Time magazine has a short excerpt up on its website from a new book on the 2012 campaign. This excerpt from that excerpt focuses on the Republican Veepstakes and the vetting of Governor Chris Christie:
The vetters were stunned by the garish controversies lurking in the shadows of his record. There was a 2010 Department of Justice inspector general’s investigation of Christie’s spending patterns in his job prior to the governorship, which criticized him for being “the U.S. attorney who most often exceeded the government [travel expense] rate without adequate justification” and for offering “insufficient, inaccurate, or no justification” for stays at swank hotels like the Four Seasons. There was the fact that Christie worked as a lobbyist on behalf of the Securities Industry Association at a time when Bernie Madoff was a senior SIA official—and sought an exemption from New Jersey’s Consumer Fraud Act. There was Christie’s decision to steer hefty government contracts to donors and political allies like former Attorney General John Ashcroft, which sparked a congressional hearing. There was a defamation lawsuit brought against Christie arising out of his successful 1994 run to oust an incumbent in a local Garden State race. Then there was Todd Christie, the Governor’s brother, who in 2008 agreed to a settlement of civil charges by the Securities and Exchange Commission in which he acknowledged making “hundreds of trades in which customers had been systematically overcharged.” (Todd also oversaw a family foundation whose activities and purpose raised eyebrows among the vetters.) And all that was on top of a litany of glaring matters that sparked concern on Myers’ team: Christie’s other lobbying clients, his investments overseas, the YouTube clips that helped make him a star but might call into doubt his presidential temperament, and the status of his health.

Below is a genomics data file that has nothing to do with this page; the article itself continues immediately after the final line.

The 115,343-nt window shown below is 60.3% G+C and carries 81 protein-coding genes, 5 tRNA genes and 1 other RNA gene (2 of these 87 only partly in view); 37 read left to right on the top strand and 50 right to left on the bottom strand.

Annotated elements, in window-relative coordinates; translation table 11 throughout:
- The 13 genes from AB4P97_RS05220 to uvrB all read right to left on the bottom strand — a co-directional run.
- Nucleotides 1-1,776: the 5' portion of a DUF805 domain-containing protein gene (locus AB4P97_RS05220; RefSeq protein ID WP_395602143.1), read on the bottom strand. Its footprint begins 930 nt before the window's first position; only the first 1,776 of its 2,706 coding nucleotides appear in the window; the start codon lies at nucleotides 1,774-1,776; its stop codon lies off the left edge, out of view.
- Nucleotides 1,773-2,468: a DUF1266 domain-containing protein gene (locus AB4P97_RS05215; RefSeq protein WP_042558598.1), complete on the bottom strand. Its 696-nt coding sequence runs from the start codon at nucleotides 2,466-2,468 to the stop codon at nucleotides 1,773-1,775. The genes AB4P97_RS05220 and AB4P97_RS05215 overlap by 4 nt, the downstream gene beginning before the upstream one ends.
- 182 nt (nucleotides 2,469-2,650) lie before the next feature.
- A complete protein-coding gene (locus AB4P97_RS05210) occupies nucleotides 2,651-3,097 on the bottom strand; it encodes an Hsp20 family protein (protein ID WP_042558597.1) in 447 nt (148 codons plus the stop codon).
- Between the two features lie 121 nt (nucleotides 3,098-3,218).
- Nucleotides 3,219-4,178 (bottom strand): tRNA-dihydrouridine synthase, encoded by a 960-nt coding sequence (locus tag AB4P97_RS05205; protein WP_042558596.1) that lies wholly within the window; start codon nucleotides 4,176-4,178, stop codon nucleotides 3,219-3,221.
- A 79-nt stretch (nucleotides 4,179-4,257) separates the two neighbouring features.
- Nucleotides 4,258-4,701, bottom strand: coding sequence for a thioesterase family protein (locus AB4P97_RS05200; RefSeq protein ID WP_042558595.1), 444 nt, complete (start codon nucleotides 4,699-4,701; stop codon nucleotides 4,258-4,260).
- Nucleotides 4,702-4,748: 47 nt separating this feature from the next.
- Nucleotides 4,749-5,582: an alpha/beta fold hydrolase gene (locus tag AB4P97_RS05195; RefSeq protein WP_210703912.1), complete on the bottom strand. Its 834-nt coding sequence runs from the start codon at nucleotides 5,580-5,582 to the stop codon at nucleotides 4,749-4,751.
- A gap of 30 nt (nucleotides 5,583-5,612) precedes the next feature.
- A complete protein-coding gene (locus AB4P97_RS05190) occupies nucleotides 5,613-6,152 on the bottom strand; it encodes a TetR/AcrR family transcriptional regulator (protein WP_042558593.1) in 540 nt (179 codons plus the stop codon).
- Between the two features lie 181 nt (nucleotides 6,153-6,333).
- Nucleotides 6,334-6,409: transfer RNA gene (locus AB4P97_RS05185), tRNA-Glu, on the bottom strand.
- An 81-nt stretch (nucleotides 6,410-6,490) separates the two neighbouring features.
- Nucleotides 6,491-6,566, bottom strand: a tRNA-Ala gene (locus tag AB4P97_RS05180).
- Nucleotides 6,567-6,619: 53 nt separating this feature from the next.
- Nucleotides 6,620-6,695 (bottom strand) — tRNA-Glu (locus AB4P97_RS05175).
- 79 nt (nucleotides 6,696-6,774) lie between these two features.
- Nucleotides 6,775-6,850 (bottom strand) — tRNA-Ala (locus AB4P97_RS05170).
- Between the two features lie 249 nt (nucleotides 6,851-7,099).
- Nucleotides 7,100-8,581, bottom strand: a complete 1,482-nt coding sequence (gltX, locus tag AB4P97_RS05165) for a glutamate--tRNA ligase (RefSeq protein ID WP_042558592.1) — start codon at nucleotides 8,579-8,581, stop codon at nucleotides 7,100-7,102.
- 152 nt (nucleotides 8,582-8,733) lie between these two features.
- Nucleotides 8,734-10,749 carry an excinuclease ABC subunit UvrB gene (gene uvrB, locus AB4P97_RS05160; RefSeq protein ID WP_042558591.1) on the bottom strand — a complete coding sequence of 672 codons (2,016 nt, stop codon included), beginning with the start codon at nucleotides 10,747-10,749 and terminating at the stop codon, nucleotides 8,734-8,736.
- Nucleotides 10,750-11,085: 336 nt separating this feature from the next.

It isn’t that shocking to see a politician with some skeletons in his closet or allegedly trying to pad the careers/checkbooks of his cronies. Given that Christie isn’t necessarily the candidate I’d like to see emerge from the impending Republican scrum for 2016, I’m not unhappy to see that he might have some problems from his past that will make his candidacy more difficult. I also don’t think that voters should overlook such behavior as this only makes it that much easier for the political class to live, shall we say, differently from the rest of us and often at our expense. So Christie certainly deserves any disapprobation he receives if these claims are true.
All that being said, I’m far more troubled by the legal ways in which the President and Congresspersons are creating ruin in our nation (HT: Smith, A.) – and often to benefit concentrated interests in their corners at the expense of the many. So I wish more time was spent by the media vetting the politicians behind laws like the Farm Bill and so many other forms of legal graft in our system.